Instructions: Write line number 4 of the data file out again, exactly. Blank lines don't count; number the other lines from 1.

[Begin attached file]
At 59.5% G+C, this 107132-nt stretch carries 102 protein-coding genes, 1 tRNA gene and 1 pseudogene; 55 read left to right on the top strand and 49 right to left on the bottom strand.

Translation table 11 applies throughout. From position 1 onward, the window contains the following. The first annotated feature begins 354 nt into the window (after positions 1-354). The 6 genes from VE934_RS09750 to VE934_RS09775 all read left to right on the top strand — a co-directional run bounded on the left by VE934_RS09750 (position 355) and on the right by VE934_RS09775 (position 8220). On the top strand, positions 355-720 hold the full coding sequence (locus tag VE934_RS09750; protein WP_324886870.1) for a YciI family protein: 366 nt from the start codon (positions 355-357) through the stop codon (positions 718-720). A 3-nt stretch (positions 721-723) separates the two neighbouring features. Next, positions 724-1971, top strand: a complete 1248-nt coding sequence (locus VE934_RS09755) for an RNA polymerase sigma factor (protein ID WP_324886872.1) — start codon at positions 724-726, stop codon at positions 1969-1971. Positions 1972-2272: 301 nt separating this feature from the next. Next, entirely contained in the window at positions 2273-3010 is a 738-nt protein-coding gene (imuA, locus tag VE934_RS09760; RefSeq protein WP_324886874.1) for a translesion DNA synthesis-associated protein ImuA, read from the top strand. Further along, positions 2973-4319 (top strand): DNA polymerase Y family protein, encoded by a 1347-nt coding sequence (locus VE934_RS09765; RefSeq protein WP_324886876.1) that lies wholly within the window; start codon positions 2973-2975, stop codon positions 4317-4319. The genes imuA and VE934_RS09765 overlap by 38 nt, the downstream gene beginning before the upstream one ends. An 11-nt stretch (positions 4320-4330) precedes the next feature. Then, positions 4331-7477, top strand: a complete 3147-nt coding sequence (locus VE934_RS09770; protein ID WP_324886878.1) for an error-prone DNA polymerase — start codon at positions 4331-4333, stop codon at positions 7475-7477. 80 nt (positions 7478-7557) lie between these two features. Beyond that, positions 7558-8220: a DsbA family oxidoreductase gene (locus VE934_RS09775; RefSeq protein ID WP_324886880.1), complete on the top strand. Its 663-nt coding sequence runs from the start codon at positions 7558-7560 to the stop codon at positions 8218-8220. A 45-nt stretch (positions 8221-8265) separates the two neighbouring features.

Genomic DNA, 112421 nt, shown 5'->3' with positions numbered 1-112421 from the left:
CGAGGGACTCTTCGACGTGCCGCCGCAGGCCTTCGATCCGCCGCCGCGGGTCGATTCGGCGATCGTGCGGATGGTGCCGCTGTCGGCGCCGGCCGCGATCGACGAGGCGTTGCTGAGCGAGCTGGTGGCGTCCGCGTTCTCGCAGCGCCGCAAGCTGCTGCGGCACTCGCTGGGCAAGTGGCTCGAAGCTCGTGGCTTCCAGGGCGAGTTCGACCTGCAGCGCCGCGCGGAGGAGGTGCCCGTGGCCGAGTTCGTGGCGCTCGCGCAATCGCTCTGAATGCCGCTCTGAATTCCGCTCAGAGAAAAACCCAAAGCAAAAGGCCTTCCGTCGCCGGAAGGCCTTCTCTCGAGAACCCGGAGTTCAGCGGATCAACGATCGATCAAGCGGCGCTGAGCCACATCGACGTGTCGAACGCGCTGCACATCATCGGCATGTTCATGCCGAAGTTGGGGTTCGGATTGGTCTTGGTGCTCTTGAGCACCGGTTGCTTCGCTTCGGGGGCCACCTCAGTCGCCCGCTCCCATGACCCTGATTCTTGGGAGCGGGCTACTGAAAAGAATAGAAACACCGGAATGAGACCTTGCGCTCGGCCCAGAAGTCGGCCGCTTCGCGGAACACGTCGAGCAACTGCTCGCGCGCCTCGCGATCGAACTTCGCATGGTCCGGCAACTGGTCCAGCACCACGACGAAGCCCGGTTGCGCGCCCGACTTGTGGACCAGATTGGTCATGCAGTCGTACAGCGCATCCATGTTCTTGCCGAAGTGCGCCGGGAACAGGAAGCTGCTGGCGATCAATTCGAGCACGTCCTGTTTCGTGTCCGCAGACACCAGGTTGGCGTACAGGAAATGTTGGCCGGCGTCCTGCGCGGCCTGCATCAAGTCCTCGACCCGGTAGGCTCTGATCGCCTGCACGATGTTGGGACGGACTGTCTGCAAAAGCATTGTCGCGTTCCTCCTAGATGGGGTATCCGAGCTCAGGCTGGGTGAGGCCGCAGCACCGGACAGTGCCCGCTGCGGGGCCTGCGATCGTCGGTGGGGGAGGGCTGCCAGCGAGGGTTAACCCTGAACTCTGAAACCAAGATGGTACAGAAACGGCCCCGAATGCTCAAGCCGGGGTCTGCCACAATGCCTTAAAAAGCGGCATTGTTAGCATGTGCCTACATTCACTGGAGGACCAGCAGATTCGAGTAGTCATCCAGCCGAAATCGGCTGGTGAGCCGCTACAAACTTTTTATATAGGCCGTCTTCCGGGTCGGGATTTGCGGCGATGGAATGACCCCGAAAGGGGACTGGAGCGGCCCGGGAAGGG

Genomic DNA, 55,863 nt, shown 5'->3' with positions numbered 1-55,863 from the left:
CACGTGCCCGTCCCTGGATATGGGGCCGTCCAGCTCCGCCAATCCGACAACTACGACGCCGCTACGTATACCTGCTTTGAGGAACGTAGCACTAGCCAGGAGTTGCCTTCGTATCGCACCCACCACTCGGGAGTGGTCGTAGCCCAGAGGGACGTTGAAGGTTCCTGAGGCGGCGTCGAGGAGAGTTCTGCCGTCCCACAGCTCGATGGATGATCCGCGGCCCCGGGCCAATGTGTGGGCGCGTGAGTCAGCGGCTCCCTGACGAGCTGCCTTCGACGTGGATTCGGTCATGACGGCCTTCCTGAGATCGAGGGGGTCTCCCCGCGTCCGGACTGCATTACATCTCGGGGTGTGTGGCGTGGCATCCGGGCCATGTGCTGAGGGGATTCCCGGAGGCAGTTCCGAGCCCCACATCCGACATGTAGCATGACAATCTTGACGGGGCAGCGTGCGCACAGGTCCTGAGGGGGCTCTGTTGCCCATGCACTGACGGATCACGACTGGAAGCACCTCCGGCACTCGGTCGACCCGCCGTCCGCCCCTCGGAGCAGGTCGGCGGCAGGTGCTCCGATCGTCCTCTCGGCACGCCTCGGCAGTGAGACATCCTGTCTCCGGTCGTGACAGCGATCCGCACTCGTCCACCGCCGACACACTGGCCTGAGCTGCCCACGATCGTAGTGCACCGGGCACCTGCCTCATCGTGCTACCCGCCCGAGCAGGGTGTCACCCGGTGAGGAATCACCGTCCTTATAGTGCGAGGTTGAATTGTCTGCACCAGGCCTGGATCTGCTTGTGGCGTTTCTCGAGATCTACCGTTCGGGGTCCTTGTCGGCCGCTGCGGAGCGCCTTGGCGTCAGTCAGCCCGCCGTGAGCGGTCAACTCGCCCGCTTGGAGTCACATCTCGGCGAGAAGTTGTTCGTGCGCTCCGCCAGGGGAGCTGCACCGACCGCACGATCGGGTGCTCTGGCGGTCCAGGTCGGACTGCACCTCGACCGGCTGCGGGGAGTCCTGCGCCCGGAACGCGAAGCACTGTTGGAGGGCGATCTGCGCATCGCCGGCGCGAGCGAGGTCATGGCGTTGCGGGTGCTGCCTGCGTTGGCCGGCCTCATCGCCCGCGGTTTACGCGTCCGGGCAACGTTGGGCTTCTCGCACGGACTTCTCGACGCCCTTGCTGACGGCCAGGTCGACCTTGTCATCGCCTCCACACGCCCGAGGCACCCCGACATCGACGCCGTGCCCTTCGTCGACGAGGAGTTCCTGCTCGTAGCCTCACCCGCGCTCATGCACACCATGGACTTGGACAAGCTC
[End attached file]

CGAGGGACTCTTCGACGTGCCGCCGCAGGCCTTCGATCCGCCGCCGCGGGTCGATTCGGCGATCGTGCGGATGGTGCCGCTGTCGGCGCCGGCCGCGATCGACGAGGCGTTGCTGAGCGAGCTGGTGGCGTCCGCGTTCTCGCAGCGCCGCAAGCTGCTGCGGCACTCGCTGGGCAAGTGGCTCGAAGCTCGTGGCTTCCAGGGCGAGTTCGACCTGCAGCGCCGCGCGGAGGAGGTGCCCGTGGCCGAGTTCGTGGCGCTCGCGCAATCGCTCTGAATGCCGCTCTGAATTCCGCTCAGAGAAAAACCCAAAGCAAAAGGCCTTCCGTCGCCGGAAGGCCTTCTCTCGAGAACCCGGAGTTCAGCGGATCAACGATCGATCAAGCGGCGCTGAGCCACATCGACGTGTCGAACGCGCTGCACATCATCGGCATGTTCATGCCGAAGTTGGGGTTCGGATTGGTCTTGGTGCTCTTGAGCACCGGTTGCTTCGCTTCGGGGGCCACCTCAGTCGCCCGCTCCCATGACCCTGATTCTTGGGAGCGGGCTACTGAAAAGAATAGAAACACCGGAATGAGACCTTGCGCTCGGCCCAGAAGTCGGCCGCTTCGCGGAACACGTCGAGCAACTGCTCGCGCGCCTCGCGATCGAACTTCGCATGGTCCGGCAACTGGTCCAGCACCACGACGAAGCCCGGTTGCGCGCCCGACTTGTGGACCAGATTGGTCATGCAGTCGTACAGCGCATCCATGTTCTTGCCGAAGTGCGCCGGGAACAGGAAGCTGCTGGCGATCAATTCGAGCACGTCCTGTTTCGTGTCCGCAGACACCAGGTTGGCGTACAGGAAATGTTGGCCGGCGTCCTGCGCGGCCTGCATCAAGTCCTCGACCCGGTAGGCTCTGATCGCCTGCACGATGTTGGGACGGACTGTCTGCAAAAGCATTGTCGCGTTCCTCCTAGATGGGGTATCCGAGCTCAGGCTGGGTGAGGCCGCAGCACCGGACAGTGCCCGCTGCGGGGCCTGCGATCGTCGGTGGGGGAGGGCTGCCAGCGAGGGTTAACCCTGAACTCTGAAACCAAGATGGTACAGAAACGGCCCCGAATGCTCAAGCCGGGGTCTGCCACAATGCCTTAAAAAGCGGCATTGTTAGCATGTGCCTACATTCACTGGAGGACCAGCAGATTCGAGTAGTCATCCAGCCGAAATCGGCTGGTGAGCCGCTACAAACTTTTTATATAGGCCGTCTTCCGGGTCGGGATTTGCGGCGATGGAATGACCCCGAAAGGGGACTGGAGCGGCCCGGGAAGGG